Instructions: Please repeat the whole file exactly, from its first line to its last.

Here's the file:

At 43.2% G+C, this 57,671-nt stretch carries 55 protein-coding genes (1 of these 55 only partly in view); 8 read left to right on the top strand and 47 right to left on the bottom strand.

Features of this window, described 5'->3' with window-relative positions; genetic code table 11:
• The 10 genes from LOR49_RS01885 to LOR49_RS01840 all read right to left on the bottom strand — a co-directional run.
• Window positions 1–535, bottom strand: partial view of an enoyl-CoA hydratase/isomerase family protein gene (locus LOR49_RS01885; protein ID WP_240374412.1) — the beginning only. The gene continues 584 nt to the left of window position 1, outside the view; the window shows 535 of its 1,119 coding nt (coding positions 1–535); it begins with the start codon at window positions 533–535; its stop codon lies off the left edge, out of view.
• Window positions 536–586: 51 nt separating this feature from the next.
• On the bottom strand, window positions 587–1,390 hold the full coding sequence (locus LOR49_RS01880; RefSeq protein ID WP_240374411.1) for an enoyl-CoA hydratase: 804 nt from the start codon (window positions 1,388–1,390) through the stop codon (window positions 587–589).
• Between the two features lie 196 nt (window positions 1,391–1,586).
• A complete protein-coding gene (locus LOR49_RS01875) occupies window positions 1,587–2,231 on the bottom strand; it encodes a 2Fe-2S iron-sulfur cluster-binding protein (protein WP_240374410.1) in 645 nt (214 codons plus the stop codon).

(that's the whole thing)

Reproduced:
At 43.2% G+C, this 57,671-nt stretch carries 55 protein-coding genes (1 of these 55 only partly in view); 8 read left to right on the top strand and 47 right to left on the bottom strand.

Features of this window, described 5'->3' with window-relative positions; genetic code table 11:
• The 10 genes from LOR49_RS01885 to LOR49_RS01840 all read right to left on the bottom strand — a co-directional run.
• Window positions 1–535, bottom strand: partial view of an enoyl-CoA hydratase/isomerase family protein gene (locus LOR49_RS01885; protein ID WP_240374412.1) — the beginning only. The gene continues 584 nt to the left of window position 1, outside the view; the window shows 535 of its 1,119 coding nt (coding positions 1–535); it begins with the start codon at window positions 533–535; its stop codon lies off the left edge, out of view.
• Window positions 536–586: 51 nt separating this feature from the next.
• On the bottom strand, window positions 587–1,390 hold the full coding sequence (locus LOR49_RS01880; RefSeq protein ID WP_240374411.1) for an enoyl-CoA hydratase: 804 nt from the start codon (window positions 1,388–1,390) through the stop codon (window positions 587–589).
• Between the two features lie 196 nt (window positions 1,391–1,586).
• A complete protein-coding gene (locus LOR49_RS01875) occupies window positions 1,587–2,231 on the bottom strand; it encodes a 2Fe-2S iron-sulfur cluster-binding protein (protein WP_240374410.1) in 645 nt (214 codons plus the stop codon).